Also on Wednesday, Navi Pillay, the United Nations' human rights chief,
called for a "prompt, impartial and independent investigation" into the
riot police's "excessive use of force [and] ... improper use of teargas,
rubber bullets and live ammunition."
Follow in-depth coverage of country in turmoil

The SCAF, in a new communique released on its Facebook page on Wednesday,
said its forces had not used tear gas and would never "shed the blood" of
the Egyptian people. The military urged the people not to listen to

Though the SCAF has accepted the resignation of an interim cabinet that it
approved earlier this year, a new government has yet to form.

Sources told Al Jazeera the military had asked Novel laureate and
presidential hopeful Mohamed ElBaradei to form a "national salvation"
government, but ElBaradei was said to be hesitating over whether he would
have authority to choose his own ministers.

In Alexandria, lawyers and activists told Al Jazeera on Wednesday that at
least two people were killed during protests in the northern city

At least one man, identified as 38-year-old oil engineer Sherif Sami Abdel
Hamid, was killed by live ammunition.

Al Jazeera’s Rawya Rageh, reporting from outside a morgue in Alexandria,
said Abdel Hamid was walking with his wife and two children and not
participating in the protest when a stray bullet hit him.

Witnesses said a second victim - believed to be a high school student -
suffocated from tear gas in the city, though Al Jazeera could not
immediately confirm the death.

Dozens of deaths reported in Syria crackdown

Activists say at least 41 killed in 24 hours as Turkey says Assad's
actions pose risk of regional turmoil.

23 Nov 2011 Al Jazeera

Activists say at least 41 people have been killed across Syria over the
past 24 hours, amid warning by Turkey that President Bashar al-Assad's
crackdown on dissent threatened to "drag the whole region into turmoil and

The Local Co-ordinating Committees activist network said that at least
nine people were killed in Syria on Wednesday, including a child. Of those
killed, three died in the central city of Hama and two in the suburbs of

The UN says that more than 3,500 people, most of them civilians, have been
killed since the protests first broke out in Syria in March.

The deaths were reported as Abdullah Gul, the Turkish president, during a
speech during a state visit to Britain on Wednesday, accused "the Baath
regime continues to use oppression and violence on its own people".

"Violence breeds violence. Unfortunately Syria has come to a point of no
return," he said.

Separately, Alain Juppe, the French foreign minister, said he would seek
an EU backing for humanitarian corridors in Syria "to alleviate the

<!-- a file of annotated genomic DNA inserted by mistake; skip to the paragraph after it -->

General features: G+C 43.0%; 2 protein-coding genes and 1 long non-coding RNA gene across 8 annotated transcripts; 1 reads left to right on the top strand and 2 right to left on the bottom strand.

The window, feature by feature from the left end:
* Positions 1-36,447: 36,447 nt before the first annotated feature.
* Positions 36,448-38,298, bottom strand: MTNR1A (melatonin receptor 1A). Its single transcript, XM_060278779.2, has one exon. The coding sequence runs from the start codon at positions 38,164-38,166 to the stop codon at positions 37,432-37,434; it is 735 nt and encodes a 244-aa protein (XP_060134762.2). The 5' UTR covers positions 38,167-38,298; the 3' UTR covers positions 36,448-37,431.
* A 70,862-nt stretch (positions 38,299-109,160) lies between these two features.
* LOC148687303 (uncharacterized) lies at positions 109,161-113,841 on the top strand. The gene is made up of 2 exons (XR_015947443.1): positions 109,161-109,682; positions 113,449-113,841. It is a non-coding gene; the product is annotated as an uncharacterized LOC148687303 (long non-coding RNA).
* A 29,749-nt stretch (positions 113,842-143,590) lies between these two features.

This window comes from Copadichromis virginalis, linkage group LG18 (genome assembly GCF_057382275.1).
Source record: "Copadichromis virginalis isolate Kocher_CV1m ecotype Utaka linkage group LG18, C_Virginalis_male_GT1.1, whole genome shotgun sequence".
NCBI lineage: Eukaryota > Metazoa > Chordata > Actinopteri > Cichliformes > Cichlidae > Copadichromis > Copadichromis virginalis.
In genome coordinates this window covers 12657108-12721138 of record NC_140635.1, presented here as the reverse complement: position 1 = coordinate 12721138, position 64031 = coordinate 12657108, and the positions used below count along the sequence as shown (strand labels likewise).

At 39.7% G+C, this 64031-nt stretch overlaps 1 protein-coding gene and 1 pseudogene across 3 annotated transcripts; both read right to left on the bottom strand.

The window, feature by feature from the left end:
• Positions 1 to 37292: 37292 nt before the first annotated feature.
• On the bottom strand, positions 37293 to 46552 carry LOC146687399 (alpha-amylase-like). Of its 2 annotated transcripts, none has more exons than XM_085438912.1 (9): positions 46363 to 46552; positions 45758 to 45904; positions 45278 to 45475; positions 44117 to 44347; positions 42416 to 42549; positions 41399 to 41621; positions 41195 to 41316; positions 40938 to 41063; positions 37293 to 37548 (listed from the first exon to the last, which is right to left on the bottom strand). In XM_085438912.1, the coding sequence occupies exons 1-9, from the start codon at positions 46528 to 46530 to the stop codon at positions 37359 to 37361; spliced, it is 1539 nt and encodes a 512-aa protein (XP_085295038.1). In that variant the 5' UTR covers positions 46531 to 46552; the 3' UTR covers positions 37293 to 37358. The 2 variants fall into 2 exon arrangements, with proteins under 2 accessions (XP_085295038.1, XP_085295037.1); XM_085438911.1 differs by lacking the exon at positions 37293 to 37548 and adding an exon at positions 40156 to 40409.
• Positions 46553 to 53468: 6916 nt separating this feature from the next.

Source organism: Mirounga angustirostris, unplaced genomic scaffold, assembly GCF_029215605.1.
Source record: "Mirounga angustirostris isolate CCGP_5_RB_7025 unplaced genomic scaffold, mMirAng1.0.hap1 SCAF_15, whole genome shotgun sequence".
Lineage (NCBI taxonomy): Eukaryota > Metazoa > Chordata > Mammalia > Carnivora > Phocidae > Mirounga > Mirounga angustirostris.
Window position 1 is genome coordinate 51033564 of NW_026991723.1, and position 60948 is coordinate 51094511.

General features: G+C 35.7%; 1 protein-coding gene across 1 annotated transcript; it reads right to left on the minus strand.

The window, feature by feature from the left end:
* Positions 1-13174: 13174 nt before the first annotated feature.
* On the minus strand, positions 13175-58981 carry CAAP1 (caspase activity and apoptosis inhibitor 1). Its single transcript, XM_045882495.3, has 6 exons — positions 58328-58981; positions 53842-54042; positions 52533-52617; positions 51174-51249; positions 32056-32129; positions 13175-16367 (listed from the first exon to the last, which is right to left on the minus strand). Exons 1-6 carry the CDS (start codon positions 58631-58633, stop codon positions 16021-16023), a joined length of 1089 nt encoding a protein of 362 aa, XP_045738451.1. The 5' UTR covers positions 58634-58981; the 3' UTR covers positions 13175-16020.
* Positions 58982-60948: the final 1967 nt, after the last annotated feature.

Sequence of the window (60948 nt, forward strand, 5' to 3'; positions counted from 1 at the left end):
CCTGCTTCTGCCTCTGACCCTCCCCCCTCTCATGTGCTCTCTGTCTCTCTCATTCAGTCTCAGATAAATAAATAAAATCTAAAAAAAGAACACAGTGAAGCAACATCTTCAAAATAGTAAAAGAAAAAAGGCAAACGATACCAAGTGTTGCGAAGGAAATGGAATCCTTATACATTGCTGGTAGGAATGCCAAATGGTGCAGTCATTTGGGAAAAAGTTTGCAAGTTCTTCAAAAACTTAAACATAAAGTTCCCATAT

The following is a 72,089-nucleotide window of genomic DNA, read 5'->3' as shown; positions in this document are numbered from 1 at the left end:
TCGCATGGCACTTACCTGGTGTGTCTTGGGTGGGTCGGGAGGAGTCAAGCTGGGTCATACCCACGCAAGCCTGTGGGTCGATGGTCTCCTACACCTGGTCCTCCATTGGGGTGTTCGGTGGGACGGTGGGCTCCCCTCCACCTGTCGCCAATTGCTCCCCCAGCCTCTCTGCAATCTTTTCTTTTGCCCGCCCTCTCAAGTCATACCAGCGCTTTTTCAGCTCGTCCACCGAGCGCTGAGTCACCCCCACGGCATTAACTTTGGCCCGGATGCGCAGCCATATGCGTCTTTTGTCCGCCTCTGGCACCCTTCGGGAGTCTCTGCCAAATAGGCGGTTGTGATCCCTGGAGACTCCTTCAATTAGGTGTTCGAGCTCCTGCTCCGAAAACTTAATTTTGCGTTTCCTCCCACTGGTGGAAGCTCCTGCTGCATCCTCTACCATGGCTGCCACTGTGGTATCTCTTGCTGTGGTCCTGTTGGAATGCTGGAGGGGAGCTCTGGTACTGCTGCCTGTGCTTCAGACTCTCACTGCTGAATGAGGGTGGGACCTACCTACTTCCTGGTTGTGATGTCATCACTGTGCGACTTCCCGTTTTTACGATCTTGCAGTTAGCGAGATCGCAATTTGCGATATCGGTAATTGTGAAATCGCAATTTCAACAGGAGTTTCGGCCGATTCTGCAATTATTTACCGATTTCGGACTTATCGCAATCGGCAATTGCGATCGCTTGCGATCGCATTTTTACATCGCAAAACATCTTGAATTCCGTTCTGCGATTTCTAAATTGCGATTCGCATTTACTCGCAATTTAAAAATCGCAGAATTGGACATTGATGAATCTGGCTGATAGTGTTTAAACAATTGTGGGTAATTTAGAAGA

suffering of the population".

However, he ruled out the possibility of military intervention to create a
"buffer zone" in northern the country. Juppe made the comments after a
meeting on Wednesday in Paris with Burhan Ghalioun, the head of the Syrian
National Council, the main opposition bloc.

"If it's possible to have a humanitarian dimension for a securitised zone
to protect civilians, that's a question which
has to be studied by the European Union on the one side and the Arab
League on the other," he said,

Juppe described the Syrian National Council as "the legitimate partner
with which we want to work".

"We are working with the Arab League and all of our allies towards its
recognition," he said.

UN resolution

Syria came under increased diplomatic pressure when the UN General
Assembly's Human Rights Committee condemned its security crackdown in a
vote backed by Western nations and a number of Arab states.

Tuesday's resolution, drafted by Britain, France and Germany, received 122
votes in favour, 13 against and 41 abstentions.

Arab states that voted for it included co-sponsors Bahrain, Jordan,
Kuwait, Morocco, Qatar and Saudi Arabia, as well as Egypt.

Russia and China, which vetoed a European-drafted resolution that would
have condemned Syria in the UN Security Council last month, abstained.

Bashar Jaafari, the Syrian ambassador to the UN, said the resolution had
no meaning for his country and portrayed it as a US-inspired political

"Despite the fact that the draft resolution was basically presented by
three European states, however it is no secret that the United States of
America is ... the main mind behind the political campaign against my
country," he said.

"This draft resolution has no relevance to human rights, other than it is
part of an adversarial American policy against my country."

Jaafari displayed for delegates what he said were documents containing the
"names of terrorists arrested while smuggling arms through the borders of

He said the documents offered clear proof of a US-led plot to topple the
government of Assad.

Earlier on Tuesday, Tayyip Erdogan, Turkey's prime minister, called on
Assad to leave power, accusing him of "cowardice" for turning guns on his
own people and warning he risked the same fate as dictators who met bloody

Earlier this week, a bus carrying Turkish pilgrims came under fire in
Syria as they were travelling back from the Hajj, leaving two injured.

Bahrain inquiry confirms rights abuses

Commission says security forces used "excessive force" and tortured
detainees in a report accepted by government.

23 Nov 2011 Al Jazeera

Bahraini security forces used "excessive force" and tortured detainees